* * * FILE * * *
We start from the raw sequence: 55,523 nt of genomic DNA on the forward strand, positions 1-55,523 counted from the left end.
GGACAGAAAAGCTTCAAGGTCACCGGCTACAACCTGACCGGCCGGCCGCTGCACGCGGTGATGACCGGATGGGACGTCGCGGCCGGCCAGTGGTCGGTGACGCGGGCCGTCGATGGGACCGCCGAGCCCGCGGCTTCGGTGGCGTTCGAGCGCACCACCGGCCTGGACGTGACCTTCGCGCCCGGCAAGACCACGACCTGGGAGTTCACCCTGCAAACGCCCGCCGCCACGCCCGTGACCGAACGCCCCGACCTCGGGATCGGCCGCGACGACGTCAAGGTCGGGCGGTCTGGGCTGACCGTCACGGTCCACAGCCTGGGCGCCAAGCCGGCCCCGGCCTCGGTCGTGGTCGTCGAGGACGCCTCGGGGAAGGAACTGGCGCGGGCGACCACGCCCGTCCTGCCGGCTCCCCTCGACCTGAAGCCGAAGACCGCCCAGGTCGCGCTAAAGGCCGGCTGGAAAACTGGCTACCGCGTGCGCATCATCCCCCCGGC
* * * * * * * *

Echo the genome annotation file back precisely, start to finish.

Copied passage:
We start from the raw sequence: 55,523 nt of genomic DNA on the forward strand, positions 1-55,523 counted from the left end.
GGACAGAAAAGCTTCAAGGTCACCGGCTACAACCTGACCGGCCGGCCGCTGCACGCGGTGATGACCGGATGGGACGTCGCGGCCGGCCAGTGGTCGGTGACGCGGGCCGTCGATGGGACCGCCGAGCCCGCGGCTTCGGTGGCGTTCGAGCGCACCACCGGCCTGGACGTGACCTTCGCGCCCGGCAAGACCACGACCTGGGAGTTCACCCTGCAAACGCCCGCCGCCACGCCCGTGACCGAACGCCCCGACCTCGGGATCGGCCGCGACGACGTCAAGGTCGGGCGGTCTGGGCTGACCGTCACGGTCCACAGCCTGGGCGCCAAGCCGGCCCCGGCCTCGGTCGTGGTCGTCGAGGACGCCTCGGGGAAGGAACTGGCGCGGGCGACCACGCCCGTCCTGCCGGCTCCCCTCGACCTGAAGCCGAAGACCGCCCAGGTCGCGCTAAAGGCCGGCTGGAAAACTGGCTACCGCGTGCGCATCATCCCCCCGGC